Bananas about Fairtrade

From issue 58.

Unpeeling the facts behind the banana industry in New Zealand.

New Zealanders consume on average 18-20 kilos of bananas per person every year. Collectively that amounts to a staggering 81,000 metric tonnes of the yellow goodness. The banana is the world’s most heavily traded fruit, with more than $25 billion spent on them around the globe annually. But just how much do we know about the journey our bananas take from farm to fruit bowl? And what, or more importantly who, are we supporting with our purchases? 

Sixty-five per cent of bananas that arrive in New Zealand come from farms in Ecuador, and about 30 per cent from the Philippines (with the rest coming from other countries including Panama and Mexico). Seven per cent of all bananas for sale in New Zealand are certified Fairtrade, and if you’re buying them you’re helping to make a difference to banana growers. 

In a world where more and more companies, products and services are loosely claiming to come from ethical, fair and sustainable origins (a concept dubbed “fair washing”), it’s important to understand exactly what Fairtrade means, and what it stands for. 

Fairtrade Australia and New Zealand business development manager Pravin Sawmy says buying Fairtrade bananas – or any Fairtrade product, in fact – supports the empowerment of farmers and workers to ensure they are getting a fair say in how their organisations are run. 

The Fairtrade Mark is an independent label indicating that a product has met internationally agreed social, economic and environmental standards set by Fairtrade International. It shows that a product has been certified, and Fairtrade ingredients in the product have been independently audited throughout the supply chain of farmers, traders and manufacturers. There is no government regulation around the use of the term fair trade and no oversight for terms such as ‘ethical’ or ‘sustainable’ if companies choose to brand their products that way. All of which makes it tough for consumers trying to make a difference with their shopping. “Unfortunately there are a lot of misleading or unsubstantiated claims in the marketplace, but the Fairtrade Mark makes it easier for consumers to know their money is going towards fair wages and decent working conditions,” Sawmy says. 

“Fairtrade looks at the three pillars of sustainability – environmental, economic and social elements. Ensuring that we have standards around the environment, requirements around social impact and democratic organisation of the cooperative, workers’ rights and trade unions. All of these are embodied in what Fairtrade stands for.”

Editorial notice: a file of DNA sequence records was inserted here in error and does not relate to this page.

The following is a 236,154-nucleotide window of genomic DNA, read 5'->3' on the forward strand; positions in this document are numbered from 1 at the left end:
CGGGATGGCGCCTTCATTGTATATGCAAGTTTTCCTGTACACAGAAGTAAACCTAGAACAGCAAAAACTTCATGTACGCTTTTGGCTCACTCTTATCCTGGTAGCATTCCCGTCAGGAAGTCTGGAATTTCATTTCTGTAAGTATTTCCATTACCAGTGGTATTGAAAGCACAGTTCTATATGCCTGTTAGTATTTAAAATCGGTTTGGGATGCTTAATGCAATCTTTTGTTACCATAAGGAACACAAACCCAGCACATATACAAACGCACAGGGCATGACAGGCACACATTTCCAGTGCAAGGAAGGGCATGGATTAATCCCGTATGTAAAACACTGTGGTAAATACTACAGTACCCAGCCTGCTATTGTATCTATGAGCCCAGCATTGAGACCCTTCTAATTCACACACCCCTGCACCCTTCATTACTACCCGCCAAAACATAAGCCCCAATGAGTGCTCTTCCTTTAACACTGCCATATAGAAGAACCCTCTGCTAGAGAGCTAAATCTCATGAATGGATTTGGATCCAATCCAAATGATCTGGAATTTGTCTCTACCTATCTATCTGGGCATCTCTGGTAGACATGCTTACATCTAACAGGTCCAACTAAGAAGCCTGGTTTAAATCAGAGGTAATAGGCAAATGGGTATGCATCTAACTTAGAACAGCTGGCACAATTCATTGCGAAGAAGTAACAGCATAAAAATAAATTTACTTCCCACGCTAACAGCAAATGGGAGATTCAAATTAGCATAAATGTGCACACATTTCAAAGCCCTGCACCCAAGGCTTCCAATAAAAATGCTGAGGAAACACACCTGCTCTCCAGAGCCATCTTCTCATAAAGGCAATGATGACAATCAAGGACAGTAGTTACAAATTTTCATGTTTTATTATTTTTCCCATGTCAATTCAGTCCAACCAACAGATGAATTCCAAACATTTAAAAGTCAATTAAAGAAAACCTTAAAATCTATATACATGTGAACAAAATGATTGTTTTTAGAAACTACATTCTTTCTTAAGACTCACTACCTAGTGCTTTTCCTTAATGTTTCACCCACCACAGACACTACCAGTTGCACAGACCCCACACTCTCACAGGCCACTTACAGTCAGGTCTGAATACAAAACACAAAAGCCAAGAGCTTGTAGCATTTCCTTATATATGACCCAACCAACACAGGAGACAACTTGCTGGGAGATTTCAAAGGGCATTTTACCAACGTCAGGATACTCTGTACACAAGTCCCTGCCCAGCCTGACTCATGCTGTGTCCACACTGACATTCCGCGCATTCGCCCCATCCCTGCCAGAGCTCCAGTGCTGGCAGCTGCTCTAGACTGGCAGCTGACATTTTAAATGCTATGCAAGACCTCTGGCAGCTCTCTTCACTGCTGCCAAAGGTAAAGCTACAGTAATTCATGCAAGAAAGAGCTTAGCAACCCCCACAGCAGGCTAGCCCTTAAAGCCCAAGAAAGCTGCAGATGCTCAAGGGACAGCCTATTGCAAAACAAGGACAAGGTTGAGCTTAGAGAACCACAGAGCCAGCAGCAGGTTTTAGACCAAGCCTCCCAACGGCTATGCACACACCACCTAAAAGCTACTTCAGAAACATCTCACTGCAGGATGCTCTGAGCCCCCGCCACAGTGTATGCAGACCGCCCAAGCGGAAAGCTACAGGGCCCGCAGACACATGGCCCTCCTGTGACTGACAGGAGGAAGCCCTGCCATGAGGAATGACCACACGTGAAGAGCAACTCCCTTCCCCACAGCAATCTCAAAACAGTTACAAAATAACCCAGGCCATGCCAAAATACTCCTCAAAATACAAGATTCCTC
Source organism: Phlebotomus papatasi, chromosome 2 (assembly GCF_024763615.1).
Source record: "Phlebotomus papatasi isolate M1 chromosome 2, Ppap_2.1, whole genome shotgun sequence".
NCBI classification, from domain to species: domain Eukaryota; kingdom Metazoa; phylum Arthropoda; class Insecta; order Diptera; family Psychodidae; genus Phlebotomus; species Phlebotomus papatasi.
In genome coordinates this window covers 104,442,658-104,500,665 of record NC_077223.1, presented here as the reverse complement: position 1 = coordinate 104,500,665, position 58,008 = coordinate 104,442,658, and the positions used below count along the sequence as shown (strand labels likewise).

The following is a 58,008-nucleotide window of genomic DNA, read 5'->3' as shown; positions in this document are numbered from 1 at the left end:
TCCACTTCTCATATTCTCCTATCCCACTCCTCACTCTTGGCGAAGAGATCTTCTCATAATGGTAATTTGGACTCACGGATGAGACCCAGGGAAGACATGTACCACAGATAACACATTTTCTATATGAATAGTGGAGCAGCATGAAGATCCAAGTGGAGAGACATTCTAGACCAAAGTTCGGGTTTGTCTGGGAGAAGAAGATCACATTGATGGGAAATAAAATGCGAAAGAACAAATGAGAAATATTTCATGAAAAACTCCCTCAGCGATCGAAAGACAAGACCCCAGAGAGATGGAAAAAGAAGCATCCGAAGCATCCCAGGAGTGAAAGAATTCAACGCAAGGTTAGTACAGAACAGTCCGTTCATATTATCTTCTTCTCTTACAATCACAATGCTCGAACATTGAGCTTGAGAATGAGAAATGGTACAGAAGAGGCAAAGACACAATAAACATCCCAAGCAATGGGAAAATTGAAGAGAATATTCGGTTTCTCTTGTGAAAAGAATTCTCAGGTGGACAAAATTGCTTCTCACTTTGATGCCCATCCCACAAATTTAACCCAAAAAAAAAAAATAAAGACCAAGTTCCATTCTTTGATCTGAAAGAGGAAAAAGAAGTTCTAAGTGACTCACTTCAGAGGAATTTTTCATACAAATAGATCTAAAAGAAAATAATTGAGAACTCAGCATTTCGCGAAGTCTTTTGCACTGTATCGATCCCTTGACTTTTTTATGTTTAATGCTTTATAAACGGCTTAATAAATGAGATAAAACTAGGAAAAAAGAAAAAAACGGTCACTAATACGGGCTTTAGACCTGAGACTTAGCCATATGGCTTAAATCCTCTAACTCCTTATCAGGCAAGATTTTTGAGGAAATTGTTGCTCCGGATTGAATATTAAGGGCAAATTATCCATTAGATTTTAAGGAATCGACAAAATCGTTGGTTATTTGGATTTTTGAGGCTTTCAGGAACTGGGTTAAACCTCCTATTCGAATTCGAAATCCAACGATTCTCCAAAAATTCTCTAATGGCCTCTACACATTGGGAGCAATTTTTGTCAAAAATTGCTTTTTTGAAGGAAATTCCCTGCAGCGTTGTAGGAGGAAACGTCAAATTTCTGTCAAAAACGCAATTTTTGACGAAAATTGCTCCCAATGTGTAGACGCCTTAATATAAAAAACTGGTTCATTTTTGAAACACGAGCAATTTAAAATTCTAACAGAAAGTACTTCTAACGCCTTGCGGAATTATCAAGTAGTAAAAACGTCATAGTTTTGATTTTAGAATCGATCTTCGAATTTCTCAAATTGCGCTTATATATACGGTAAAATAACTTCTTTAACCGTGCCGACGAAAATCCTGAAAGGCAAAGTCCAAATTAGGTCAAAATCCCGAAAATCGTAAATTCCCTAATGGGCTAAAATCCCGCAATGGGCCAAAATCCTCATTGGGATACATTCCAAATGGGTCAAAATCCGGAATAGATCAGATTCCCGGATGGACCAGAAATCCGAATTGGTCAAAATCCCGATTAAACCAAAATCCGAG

Fairtrade ensures banana growers, when they are selling their fruit on Fairtrade terms, are getting at least the Fairtrade minimum price, which covers the cost of sustainable production, if not the market price if it is higher. 

The other key component of Fairtrade is the Fairtrade Premium, an additional sum of money farmers receive on top of the price of goods. For bananas this amount is approximately NZD$1.50 per 18kg box. It ensures the farmers can reinvest in their farms and communities in ways they see fit. 

There are currently 50 New Zealand businesses that use the Fairtrade certification. The majority of these are coffee and chocolate products, closely followed by bananas, a growing category. 

Fairtrade ensures banana growers, when they are selling their fruit on Fairtrade terms, are getting at least the Fairtrade minimum price, which covers the cost of sustainable production, if not the market price if it is higher. 

Improving worker and environmental conditions

As consumers we can still opt to do something in a better way, and pay a slightly higher price to make big improvements to the way a product is grown or produced, including limiting the use of carcinogenic pesticides. 

“There’s lots of aerial spraying on banana plantations and often the workers are not given the right health and safety equipment to protect them. There is supposed to be a designated break period between spraying and when farmers go back into the field, and often that’s not happening. Sometimes workers are in the field when it’s being sprayed, so it’s really bad. With all the pesticide use and the way that plantations are set up, there’s a lot of environmental degradation going on,” says Sawmy.

Fairtrade environmental standards have a list of banned chemicals that can’t be used in production, and the organisation is encouraging banana farmers to move towards more natural solutions as well as implementing measures to protect waterways and biodiversity. Currently more than 50 per cent of all Fairtrade bananas in the world are organic. 

Workers’ rights are often suppressed too. The NZ Banana Report (The Big Squeeze 2017) highlights that less than one per cent of the Ecuadorian workforce is unionised and while there is a government minimum price in Ecuador, research found that the Fairtrade price is between 20-60 per cent higher. 

“Fairtrade is committed to supporting workers’ rights, ensuring safe working conditions, training in safe practice, and the use of protective equipment. Companies are required to increase wages annually and consult with worker representatives in doing so. Fairtrade is also working to establish living wage benchmarks and to implement the use of these in plantations,” he says. “At this end it’s about educating people about why they need to pay a little bit more and what that means.”

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